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The Woman in the Alcove Anna Katharine Green

XXI Grizel! Grizel!

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"What is it, father? You are fatigued, worried--"

"No, no, quite well," he hastily assured her. "But you! are you as well as you seem?"

"Indeed, yes. I am gaining every day. See! see! I shall soon be able to sit up. Yesterday I read a few words."

He started, with a side glance at me which took in a table near by on which a little book was lying.

"Oh, a book?"

"Yes, and--and Arthur's letters."

The father flushed, lifted himself, patted her arm tenderly and hastened into another room.

Miss Grey's eyes followed him longingly, and I heard her give utterance to a soft sigh. A few hours before, this would have conveyed to my suspicious mind deep and mysterious meanings; but I was seeing everything now in a different light, and I found myself no longer inclined either to exaggerate or to misinterpret these little marks of filial solicitude. Trying to rejoice over the present condition of my mind, I was searching in the hidden depths of my nature for the patience of which I stood in such need, when every thought and feeling were again thrown into confusion by the receipt of another communication from the inspector, in which he stated that something had occurred to bring the authorities round to my way of thinking and that the test with the stiletto was to be made at once.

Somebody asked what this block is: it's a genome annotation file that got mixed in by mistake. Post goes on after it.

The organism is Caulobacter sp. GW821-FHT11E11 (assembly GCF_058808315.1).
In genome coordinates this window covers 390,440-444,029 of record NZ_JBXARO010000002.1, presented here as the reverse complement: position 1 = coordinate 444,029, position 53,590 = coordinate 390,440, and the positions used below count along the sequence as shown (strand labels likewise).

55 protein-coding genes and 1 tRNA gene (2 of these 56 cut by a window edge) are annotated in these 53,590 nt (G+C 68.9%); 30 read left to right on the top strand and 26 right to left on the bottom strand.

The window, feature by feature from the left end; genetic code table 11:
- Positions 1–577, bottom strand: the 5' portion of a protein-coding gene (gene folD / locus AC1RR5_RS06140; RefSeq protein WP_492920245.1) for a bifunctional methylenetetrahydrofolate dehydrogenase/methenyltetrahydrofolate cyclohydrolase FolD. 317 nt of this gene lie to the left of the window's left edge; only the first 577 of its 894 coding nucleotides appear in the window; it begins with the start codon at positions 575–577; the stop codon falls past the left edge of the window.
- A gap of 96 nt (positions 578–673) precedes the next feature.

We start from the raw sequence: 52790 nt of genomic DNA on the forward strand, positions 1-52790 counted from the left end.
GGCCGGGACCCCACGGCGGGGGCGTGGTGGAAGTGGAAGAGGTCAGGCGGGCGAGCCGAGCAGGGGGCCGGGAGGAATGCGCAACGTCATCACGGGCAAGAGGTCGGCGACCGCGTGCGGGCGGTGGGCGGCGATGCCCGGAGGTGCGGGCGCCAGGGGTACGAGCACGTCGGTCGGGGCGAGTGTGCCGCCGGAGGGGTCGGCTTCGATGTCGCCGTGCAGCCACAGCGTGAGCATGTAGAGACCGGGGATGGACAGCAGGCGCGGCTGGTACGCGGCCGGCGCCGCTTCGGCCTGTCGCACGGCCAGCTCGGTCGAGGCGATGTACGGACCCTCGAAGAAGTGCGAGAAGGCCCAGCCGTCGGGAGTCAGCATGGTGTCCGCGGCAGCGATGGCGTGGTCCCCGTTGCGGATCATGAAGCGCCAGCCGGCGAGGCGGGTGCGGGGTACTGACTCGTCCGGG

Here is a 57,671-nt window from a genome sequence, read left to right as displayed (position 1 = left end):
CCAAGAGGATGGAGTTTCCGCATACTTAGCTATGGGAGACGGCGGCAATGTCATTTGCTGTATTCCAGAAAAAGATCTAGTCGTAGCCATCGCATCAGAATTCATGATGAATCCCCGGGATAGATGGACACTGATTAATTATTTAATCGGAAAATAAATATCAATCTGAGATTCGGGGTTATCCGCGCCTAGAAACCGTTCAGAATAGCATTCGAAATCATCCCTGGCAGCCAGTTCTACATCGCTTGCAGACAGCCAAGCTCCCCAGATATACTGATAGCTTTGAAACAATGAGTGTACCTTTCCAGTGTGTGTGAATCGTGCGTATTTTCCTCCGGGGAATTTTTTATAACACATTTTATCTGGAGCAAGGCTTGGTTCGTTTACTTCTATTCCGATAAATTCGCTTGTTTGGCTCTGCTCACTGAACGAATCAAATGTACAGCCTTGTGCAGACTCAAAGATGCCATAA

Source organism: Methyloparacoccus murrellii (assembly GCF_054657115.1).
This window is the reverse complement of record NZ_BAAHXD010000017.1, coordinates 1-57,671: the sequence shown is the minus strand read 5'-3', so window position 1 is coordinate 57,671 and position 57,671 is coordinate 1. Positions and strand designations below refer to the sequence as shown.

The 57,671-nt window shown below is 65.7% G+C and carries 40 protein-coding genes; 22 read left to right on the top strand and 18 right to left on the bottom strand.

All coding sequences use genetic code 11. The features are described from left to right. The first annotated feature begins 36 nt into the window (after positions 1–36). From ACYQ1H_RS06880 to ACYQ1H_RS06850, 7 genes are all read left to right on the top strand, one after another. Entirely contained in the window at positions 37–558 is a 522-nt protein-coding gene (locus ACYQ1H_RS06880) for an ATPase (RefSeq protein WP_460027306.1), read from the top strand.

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Could the irony of fate go further! I dropped the letter half read, querying if it were my duty to let the inspector know of the flaw I had discovered in my own theory, before I proceeded with the attempt I had suggested when I believed in its complete soundness. I had not settled the question when I took the letter up again. Re-reading its opening sentence, I was caught by the word "something." It was a very indefinite one, yet was capable of covering a large field. It must cover a large field, or it could not have produced such a change in the minds of these men, conservative from principle and in this instance from discretion. I would be satisfied with that word something and quit further thinking. I was weary of it. The inspector was now taking the initiative, and I was satisfied to be his simple instrument and no more. Arrived at this conclusion, however, I read the rest of the letter. The test was to go on, but under different conditions. It was no longer to be made at my own discretion and in the up-stairs room; it was to be made at luncheon hour and in Mr. Grey's private dining-room, where, if by any chance Mr. Grey found himself outraged by the placing of this notorious weapon beside his plate, the blame could be laid on the waiter, who, mistaking his directions, had placed it on Mr. Grey's table when it was meant for Inspector Dalzell's, who was lunching in the adjoining room. It was I, however, who was to do the placing. With what precautions and under what circumstances will presently appear.

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The Woman in the Alcove
Anna Katharine Green

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